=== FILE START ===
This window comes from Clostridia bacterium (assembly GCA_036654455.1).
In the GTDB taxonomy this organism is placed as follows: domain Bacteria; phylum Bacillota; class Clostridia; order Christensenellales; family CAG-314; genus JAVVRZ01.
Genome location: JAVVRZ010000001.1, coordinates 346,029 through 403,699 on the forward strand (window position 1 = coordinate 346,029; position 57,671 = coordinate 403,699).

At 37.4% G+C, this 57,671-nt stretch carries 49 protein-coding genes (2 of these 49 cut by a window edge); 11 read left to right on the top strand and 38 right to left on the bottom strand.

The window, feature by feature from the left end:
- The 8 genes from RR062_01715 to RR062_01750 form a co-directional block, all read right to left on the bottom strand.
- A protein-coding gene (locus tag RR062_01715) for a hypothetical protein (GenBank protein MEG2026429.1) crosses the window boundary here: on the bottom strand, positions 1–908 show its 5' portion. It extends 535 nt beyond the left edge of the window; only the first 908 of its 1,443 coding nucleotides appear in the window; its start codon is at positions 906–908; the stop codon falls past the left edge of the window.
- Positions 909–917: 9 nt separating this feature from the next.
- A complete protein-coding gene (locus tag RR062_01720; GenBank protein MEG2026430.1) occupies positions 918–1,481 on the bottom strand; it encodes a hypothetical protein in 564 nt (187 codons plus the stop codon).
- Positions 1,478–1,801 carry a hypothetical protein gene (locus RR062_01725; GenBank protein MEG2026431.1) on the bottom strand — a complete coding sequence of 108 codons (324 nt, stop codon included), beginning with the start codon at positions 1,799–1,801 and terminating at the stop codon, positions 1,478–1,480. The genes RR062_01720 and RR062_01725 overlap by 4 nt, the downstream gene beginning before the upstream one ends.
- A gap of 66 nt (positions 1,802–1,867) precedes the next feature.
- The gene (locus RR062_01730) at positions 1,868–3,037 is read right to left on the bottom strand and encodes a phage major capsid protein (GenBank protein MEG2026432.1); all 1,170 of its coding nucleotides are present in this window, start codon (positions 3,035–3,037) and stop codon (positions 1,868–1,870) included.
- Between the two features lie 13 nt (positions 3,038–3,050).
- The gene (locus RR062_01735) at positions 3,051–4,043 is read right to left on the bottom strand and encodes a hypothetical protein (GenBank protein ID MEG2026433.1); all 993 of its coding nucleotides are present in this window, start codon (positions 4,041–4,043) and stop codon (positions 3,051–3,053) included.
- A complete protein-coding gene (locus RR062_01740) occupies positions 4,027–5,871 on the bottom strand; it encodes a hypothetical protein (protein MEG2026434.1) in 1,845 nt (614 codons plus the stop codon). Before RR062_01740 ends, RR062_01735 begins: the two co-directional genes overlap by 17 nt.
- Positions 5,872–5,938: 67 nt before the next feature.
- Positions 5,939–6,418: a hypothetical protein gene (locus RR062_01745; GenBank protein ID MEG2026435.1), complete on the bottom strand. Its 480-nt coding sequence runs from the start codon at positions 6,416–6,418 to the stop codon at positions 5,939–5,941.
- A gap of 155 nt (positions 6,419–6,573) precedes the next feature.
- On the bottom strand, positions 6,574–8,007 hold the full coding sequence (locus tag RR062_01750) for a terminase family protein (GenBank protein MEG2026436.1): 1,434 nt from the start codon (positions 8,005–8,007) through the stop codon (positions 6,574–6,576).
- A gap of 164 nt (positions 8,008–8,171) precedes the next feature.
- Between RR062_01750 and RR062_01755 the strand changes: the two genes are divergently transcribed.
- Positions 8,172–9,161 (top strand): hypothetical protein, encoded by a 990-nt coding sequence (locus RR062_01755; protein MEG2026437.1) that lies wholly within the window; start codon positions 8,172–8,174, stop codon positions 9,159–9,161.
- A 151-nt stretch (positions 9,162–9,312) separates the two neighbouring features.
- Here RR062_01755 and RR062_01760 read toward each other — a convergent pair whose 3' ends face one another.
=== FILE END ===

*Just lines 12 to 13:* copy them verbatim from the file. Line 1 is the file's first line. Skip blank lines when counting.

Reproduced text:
- The gene (locus RR062_01730) at positions 1,868–3,037 is read right to left on the bottom strand and encodes a phage major capsid protein (GenBank protein MEG2026432.1); all 1,170 of its coding nucleotides are present in this window, start codon (positions 3,035–3,037) and stop codon (positions 1,868–1,870) included.
- Between the two features lie 13 nt (positions 3,038–3,050).